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Information Literacy Guide for Faculty: Frame: Scholarship Is a Conversation

Framework Defined

Scholarship Is a Conversation 

  • Ideas are created, debated, and weighed against one another over time.
  • Information users and creators come together to discuss meaning, with the effective researcher adding their voice to the conversation.
  • New insights and discoveries occur over time as a result of competing perspectives and interpretations through sustained discourse within a community of scholars, researchers, or professionals.

 

Possible Learning Objectives

Students will be able to:

  • examine the bibliography, footnotes, and references section of sources they find to locate additional sources of information.
  • recognize the metaphor of conversation to describe the purpose of research.
  • identify the contribution of specific scholarly pieces and varying perspectives to a disciplinary knowledge conversation.
  • contribute to the scholarly conversation at an appropriate level, through the lens of becoming a creator/critic.
  • understand citation chaining in order to evaluate the impact of a work (and find more info on the topic).
  • read and analyze a scholarly peer-reviewed article and identify all the sections of the article.
  • recognize that a given scholarly work may not represent the only, or even the majority, perspective on the issue at hand.
  • perceive they are entering the middle of the scholarly conversation, not the end.
  • critically evaluate contributions made by others in the conversation.
  • see themselves as a producer as well as consumer, of information.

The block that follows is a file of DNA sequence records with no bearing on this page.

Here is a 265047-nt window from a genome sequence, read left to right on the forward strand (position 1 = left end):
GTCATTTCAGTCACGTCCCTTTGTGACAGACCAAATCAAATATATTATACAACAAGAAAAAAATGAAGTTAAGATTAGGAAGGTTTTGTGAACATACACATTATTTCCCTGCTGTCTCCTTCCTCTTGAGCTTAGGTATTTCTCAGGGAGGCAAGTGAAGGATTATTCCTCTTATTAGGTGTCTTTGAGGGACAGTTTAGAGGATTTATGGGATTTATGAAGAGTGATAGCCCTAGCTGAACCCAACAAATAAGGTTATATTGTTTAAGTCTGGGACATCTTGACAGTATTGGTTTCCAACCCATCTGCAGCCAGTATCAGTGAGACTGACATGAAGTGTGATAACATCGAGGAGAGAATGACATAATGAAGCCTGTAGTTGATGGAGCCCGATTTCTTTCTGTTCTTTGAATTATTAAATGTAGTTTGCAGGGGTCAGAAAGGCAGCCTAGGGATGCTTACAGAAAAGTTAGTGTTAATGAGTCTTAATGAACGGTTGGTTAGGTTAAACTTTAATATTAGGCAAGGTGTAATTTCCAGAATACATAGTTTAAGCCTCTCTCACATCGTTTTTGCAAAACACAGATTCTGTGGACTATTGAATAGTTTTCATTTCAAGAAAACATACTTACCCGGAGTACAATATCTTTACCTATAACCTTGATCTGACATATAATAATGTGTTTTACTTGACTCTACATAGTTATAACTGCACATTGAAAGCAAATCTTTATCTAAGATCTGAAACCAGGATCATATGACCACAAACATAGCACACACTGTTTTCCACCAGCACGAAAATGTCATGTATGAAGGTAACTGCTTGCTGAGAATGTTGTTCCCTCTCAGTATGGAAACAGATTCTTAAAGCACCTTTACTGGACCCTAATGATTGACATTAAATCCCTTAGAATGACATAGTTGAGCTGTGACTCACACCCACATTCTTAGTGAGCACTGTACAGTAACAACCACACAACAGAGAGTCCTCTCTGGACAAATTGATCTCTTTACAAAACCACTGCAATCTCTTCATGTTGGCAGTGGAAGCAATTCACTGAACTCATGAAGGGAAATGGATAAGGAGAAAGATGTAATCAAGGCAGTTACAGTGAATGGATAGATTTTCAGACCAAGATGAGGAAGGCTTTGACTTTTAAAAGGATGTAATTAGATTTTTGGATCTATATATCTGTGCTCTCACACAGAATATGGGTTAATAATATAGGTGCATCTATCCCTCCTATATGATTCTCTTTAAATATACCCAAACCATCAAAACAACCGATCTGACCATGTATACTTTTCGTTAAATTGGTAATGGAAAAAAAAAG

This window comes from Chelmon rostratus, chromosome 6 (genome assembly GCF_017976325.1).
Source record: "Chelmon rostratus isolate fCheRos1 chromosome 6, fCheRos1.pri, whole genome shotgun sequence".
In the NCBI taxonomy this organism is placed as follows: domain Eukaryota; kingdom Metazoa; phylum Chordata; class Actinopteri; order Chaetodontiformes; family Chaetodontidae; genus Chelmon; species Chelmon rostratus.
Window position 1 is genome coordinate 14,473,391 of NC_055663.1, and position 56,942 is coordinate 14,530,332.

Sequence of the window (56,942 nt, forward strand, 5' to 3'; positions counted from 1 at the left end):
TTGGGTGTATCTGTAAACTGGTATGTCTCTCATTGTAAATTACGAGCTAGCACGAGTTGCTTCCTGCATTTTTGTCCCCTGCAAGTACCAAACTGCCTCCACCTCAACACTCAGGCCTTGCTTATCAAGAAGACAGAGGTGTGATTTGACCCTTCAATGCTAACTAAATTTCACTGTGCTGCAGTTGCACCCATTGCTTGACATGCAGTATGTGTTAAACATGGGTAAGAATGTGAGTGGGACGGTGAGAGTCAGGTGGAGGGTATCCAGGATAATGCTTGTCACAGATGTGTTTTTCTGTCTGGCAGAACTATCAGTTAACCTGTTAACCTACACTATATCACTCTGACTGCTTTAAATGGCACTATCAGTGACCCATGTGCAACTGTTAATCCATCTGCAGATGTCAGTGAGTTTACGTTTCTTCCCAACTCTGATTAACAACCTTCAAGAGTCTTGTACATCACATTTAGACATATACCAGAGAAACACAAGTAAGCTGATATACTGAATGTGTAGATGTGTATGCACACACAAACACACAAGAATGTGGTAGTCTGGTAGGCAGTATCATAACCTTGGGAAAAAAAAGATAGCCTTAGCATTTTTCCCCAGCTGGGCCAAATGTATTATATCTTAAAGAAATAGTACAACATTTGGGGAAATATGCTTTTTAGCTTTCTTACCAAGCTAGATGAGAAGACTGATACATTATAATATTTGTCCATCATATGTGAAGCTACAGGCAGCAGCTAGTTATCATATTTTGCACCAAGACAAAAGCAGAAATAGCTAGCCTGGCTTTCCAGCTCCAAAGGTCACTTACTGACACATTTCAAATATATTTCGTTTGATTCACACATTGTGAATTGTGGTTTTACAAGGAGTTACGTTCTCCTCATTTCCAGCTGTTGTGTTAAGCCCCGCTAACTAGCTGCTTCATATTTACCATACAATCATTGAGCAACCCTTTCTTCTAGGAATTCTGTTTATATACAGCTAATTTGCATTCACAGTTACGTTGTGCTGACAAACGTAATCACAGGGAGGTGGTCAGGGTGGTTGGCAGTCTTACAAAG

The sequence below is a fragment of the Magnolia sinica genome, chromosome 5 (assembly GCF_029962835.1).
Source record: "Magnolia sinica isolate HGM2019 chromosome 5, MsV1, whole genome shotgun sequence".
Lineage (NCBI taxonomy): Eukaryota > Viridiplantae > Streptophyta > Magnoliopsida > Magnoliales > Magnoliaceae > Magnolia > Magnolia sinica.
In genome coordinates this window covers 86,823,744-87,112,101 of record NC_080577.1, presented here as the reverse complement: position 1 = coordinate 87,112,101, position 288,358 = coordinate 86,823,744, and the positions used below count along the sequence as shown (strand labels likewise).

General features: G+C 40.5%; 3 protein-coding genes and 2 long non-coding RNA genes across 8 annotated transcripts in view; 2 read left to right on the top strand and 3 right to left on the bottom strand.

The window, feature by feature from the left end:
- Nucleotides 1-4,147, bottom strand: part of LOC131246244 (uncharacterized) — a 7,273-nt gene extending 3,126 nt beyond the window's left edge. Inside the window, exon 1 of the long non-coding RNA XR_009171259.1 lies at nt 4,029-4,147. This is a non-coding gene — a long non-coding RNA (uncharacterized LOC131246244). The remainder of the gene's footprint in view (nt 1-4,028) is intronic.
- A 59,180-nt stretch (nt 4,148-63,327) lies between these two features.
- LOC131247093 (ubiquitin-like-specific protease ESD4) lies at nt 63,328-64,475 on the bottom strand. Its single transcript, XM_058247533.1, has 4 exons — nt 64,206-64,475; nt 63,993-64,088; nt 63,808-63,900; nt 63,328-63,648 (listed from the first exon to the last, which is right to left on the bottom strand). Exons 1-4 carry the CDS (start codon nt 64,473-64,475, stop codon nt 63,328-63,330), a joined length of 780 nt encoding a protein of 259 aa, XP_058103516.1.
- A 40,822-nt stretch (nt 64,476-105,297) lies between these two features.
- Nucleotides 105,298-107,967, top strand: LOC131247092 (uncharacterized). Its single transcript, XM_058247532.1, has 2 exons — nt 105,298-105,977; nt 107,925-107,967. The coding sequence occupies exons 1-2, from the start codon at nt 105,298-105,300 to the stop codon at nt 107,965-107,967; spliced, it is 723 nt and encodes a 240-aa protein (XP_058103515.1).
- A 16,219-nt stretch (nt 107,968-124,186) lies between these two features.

Ideas to Incorporate into Classroom

  • Jigsaw: Looking for demographics, 1 table searches usa.gov, another Discovery, another census.gov, another?  Then mix and have students teach each other.
  • Distribute a diagram of citation chaining. Have students “chalk talk” the value of citation chaining and any questions they have.
  • Analyze a scholarly peer-reviewed article and identify and understand all the parts of the article
    • Online:
      • Discussion Board
      • 3 groups each has a different research article
      • create concept map of theoretical concepts - each offer their own concepts
      • 2 short sentences to discuss each section
      • 2 peers respond.
    • Blended Course:
      • 4 groups
      • each get an article
      • group discussion
      • group get large sheet-work on concept map
  • Context: Find 3 relevant and scholarly articles for their topic. After demonstration and time to find articles, each student shares and article in small groups to get feedback on its level of authority and relevance.
  • Think/pair/share as an introductory activity.  Have students think about what questions they would have to ask to determine a health claim’s validity
  • Padlet.com - contribute words or pictures on the topic of cited articles, citing articles and citation chaining.
  • Ask students to conduct an investigation of a particular topic from its treatment in the popular media, and then trace its origin in conversations among scholars and researchers. Discuss if perspectives have changed and why.

LibGuide Credit

The Framework content on this page and in this guiede was originally created by PALNI - the Private Academic Library Network of Indiana.  Adapted with permission.


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